There is an awful lot at stake for all concerned. The so-called “seamless” game, linking both ends of the English rugby pyramid, has never felt more precarious. The Premiership, currently with no relegation and due to expand to 14 sides next season, is a good competition but money is tighter than ever. No one wants to be demoted to the Championship where such losses will be magnified. But the Championship also has to mean something, both in terms of player development and in its own right. Ultimately it needs to be a league for good players to aspire to and for sponsors to embrace. And which sees ambition rewarded. The challenge for the RFU, as ever, is to square that vexed circle and find a collective vision that works for everyone.

For now there is a moratorium on relegation from the Premiership until the 2023-24 season when a play-off with promotion and relegation is envisaged with one-up, one-down promotion and relegation, at least in theory, resuming the following season. As a result Twickenham is rejecting any mention of the phrase “ring-fencing” with negotiations – including more sharing of players between Premiership and Championship clubs and potentially second-tier sides in the Premiership Cup – apparently making headway. But are the priorities of a select few in danger of shaping the best interests of the majority? The health of English rugby cannot hinge primarily on the wallets of a few generous millionaires keen to win the Premiership, particularly with growing dissatisfaction again surfacing beneath the elite level.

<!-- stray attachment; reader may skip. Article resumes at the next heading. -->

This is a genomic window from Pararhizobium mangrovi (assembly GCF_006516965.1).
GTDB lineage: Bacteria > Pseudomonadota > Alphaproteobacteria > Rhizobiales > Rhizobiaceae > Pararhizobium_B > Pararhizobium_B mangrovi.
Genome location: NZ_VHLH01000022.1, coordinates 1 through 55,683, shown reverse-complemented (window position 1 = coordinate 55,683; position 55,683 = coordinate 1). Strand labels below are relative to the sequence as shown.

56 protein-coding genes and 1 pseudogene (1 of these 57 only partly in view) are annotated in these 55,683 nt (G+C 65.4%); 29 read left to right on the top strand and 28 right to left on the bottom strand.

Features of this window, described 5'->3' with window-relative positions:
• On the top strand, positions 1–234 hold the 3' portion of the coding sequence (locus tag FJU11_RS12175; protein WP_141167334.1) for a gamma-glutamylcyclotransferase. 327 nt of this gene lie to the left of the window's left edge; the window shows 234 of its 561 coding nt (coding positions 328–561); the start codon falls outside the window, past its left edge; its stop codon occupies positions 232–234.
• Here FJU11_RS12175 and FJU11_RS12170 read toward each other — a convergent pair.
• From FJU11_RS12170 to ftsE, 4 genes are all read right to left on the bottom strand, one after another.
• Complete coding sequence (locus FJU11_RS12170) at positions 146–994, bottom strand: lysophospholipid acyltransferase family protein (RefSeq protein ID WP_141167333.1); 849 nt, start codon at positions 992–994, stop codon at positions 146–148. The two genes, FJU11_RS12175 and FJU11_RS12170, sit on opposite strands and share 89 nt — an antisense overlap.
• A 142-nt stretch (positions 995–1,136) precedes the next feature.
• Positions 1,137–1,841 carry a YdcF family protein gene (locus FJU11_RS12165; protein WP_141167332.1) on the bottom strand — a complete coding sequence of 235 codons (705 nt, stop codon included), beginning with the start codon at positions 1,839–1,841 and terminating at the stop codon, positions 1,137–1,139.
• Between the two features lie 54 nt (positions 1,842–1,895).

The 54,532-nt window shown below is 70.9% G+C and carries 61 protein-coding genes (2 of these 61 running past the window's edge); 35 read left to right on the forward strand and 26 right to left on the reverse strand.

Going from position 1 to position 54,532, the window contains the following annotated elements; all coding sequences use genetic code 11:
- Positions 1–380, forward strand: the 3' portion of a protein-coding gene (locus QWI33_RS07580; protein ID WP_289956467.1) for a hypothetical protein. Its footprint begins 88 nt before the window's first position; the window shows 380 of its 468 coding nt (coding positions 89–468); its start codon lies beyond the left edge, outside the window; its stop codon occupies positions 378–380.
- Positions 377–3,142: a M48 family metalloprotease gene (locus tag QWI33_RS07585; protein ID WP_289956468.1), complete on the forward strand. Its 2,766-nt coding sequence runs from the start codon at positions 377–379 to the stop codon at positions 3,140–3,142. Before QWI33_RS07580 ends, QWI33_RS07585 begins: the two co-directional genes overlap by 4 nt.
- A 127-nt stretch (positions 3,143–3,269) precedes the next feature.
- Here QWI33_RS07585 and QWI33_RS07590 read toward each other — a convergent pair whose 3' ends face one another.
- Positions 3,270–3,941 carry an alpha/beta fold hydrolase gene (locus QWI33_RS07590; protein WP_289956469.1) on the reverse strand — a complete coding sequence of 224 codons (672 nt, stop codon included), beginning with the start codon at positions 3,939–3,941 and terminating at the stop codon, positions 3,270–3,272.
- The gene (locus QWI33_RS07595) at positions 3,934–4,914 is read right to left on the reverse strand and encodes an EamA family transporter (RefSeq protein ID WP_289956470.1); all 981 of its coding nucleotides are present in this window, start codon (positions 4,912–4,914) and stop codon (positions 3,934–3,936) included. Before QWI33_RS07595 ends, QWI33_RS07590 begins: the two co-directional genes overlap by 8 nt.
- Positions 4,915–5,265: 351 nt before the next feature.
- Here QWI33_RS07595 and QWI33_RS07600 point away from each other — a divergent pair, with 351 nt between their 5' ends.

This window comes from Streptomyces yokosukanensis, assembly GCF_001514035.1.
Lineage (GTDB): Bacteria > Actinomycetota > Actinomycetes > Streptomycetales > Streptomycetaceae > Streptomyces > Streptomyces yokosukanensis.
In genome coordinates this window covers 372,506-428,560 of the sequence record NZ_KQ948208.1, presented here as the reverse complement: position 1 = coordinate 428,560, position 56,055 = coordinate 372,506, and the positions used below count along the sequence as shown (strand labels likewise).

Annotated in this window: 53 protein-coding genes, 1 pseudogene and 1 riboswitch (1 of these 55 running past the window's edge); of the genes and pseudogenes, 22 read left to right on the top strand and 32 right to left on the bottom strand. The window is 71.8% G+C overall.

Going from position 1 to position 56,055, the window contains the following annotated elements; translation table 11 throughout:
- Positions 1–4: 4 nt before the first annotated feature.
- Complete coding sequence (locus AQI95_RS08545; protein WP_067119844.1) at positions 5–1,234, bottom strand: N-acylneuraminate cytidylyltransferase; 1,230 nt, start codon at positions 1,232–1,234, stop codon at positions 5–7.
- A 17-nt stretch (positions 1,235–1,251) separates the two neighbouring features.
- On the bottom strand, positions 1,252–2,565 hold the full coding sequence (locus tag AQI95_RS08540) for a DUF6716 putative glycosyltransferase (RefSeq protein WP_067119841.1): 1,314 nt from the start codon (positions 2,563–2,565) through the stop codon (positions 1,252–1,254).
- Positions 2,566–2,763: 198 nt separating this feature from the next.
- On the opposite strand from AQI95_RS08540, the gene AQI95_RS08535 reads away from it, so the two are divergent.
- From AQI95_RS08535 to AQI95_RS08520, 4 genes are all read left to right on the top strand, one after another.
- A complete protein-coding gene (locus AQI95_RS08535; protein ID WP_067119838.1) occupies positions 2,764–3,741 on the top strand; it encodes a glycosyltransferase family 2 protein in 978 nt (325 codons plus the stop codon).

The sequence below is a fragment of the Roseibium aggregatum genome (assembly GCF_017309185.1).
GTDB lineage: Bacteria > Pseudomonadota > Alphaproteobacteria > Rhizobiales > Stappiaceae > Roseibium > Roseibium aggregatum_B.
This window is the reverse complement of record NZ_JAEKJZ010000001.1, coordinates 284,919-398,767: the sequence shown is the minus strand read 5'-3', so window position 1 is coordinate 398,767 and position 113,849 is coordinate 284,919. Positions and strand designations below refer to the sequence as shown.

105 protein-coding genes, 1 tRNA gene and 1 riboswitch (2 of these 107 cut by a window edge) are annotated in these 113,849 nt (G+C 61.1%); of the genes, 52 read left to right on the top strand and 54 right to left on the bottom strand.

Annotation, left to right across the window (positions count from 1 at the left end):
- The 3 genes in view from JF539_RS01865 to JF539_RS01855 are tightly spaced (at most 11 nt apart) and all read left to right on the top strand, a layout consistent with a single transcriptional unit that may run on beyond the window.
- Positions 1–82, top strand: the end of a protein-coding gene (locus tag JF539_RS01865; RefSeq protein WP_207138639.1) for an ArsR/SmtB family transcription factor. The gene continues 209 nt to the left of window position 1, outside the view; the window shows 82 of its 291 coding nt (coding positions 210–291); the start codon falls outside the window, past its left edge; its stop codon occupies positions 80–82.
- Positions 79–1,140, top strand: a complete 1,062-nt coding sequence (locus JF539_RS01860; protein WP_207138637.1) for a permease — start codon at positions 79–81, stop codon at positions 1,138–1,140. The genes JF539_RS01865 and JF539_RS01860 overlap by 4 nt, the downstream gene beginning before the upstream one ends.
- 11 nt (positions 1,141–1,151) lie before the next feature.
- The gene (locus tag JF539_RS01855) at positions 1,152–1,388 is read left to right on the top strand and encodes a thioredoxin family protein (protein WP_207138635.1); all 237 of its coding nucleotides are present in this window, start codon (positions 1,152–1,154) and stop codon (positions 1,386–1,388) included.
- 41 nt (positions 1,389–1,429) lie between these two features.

The Cornish Pirates in Championship action earlier this season.